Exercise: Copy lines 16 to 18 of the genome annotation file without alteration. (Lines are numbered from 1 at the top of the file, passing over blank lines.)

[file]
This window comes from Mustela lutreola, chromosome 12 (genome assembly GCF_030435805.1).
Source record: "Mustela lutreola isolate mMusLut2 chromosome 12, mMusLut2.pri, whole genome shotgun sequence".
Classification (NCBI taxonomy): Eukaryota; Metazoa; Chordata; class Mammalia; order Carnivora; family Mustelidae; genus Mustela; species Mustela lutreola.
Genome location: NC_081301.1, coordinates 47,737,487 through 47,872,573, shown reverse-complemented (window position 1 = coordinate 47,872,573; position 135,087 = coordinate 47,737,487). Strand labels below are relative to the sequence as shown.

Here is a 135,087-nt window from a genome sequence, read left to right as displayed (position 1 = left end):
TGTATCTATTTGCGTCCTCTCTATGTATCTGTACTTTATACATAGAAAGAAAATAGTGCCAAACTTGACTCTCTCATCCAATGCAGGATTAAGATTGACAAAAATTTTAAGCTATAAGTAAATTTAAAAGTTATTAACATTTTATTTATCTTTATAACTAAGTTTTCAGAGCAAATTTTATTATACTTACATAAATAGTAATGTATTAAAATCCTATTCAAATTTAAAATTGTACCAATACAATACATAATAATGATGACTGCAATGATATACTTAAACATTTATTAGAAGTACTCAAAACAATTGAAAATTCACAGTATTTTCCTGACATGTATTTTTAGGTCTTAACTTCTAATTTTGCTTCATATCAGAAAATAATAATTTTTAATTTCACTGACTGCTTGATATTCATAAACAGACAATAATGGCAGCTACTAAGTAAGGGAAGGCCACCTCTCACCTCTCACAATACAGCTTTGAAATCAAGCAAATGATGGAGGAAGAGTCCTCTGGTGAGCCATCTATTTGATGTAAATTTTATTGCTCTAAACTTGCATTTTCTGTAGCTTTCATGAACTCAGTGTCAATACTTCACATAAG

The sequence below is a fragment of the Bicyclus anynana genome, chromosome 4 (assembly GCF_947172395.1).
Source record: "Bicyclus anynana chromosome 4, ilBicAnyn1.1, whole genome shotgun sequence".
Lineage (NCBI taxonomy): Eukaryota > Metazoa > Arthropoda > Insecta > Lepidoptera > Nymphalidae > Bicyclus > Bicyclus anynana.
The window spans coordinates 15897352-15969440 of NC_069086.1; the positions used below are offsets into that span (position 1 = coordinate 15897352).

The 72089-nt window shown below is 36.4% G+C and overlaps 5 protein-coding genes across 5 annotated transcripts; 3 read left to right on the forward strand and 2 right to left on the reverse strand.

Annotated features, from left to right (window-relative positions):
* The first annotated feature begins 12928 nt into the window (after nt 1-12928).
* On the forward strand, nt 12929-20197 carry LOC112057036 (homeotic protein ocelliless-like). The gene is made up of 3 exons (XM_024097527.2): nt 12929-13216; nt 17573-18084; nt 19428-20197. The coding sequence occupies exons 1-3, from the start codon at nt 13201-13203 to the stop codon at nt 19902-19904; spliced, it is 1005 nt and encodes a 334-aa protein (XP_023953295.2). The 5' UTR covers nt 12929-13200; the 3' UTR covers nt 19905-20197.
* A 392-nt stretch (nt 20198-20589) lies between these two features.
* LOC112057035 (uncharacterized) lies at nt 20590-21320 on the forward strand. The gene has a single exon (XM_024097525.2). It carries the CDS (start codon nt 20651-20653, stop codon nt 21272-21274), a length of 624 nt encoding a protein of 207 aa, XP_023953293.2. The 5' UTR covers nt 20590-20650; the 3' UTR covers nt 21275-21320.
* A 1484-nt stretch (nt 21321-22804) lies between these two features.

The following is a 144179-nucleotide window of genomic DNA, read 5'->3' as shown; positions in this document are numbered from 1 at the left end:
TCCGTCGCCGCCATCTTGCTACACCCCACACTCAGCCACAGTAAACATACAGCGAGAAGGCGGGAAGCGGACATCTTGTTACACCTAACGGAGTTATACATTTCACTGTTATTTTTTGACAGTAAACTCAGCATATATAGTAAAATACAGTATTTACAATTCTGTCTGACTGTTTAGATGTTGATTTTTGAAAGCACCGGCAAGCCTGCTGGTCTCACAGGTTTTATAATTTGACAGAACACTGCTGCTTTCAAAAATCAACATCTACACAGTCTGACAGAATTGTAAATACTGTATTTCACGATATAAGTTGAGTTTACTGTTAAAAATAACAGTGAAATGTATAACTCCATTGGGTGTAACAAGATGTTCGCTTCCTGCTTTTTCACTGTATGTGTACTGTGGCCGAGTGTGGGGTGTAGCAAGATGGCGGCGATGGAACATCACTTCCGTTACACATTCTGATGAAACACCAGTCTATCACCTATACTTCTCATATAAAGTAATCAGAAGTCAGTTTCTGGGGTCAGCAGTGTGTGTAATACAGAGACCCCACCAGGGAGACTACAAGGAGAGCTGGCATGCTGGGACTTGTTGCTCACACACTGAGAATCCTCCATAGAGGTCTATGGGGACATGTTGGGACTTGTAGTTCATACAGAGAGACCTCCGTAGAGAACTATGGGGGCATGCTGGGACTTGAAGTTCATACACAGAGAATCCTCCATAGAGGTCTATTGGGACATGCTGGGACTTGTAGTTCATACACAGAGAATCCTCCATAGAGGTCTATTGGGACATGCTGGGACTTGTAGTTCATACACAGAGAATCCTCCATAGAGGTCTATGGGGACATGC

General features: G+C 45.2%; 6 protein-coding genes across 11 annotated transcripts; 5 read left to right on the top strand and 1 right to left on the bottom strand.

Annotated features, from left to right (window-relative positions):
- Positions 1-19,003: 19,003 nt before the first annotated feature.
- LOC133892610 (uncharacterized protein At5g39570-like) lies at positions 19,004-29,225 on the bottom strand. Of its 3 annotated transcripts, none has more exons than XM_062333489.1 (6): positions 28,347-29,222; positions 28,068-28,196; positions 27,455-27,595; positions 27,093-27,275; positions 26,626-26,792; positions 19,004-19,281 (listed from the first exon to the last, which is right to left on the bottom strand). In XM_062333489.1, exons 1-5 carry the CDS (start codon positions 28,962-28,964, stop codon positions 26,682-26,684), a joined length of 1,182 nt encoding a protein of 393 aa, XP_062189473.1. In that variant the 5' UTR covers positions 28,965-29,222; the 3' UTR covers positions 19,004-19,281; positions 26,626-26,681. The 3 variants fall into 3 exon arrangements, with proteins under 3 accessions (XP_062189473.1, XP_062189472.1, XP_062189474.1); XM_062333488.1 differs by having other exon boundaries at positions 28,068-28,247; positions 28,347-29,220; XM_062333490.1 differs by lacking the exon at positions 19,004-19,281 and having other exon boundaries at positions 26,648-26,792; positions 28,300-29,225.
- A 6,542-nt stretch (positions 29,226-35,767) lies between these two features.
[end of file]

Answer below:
* LOC112057035 (uncharacterized) lies at nt 20590-21320 on the forward strand. The gene has a single exon (XM_024097525.2). It carries the CDS (start codon nt 20651-20653, stop codon nt 21272-21274), a length of 624 nt encoding a protein of 207 aa, XP_023953293.2. The 5' UTR covers nt 20590-20650; the 3' UTR covers nt 21275-21320.
* A 1484-nt stretch (nt 21321-22804) lies between these two features.

The following is a 144179-nucleotide window of genomic DNA, read 5'->3' as shown; positions in this document are numbered from 1 at the left end: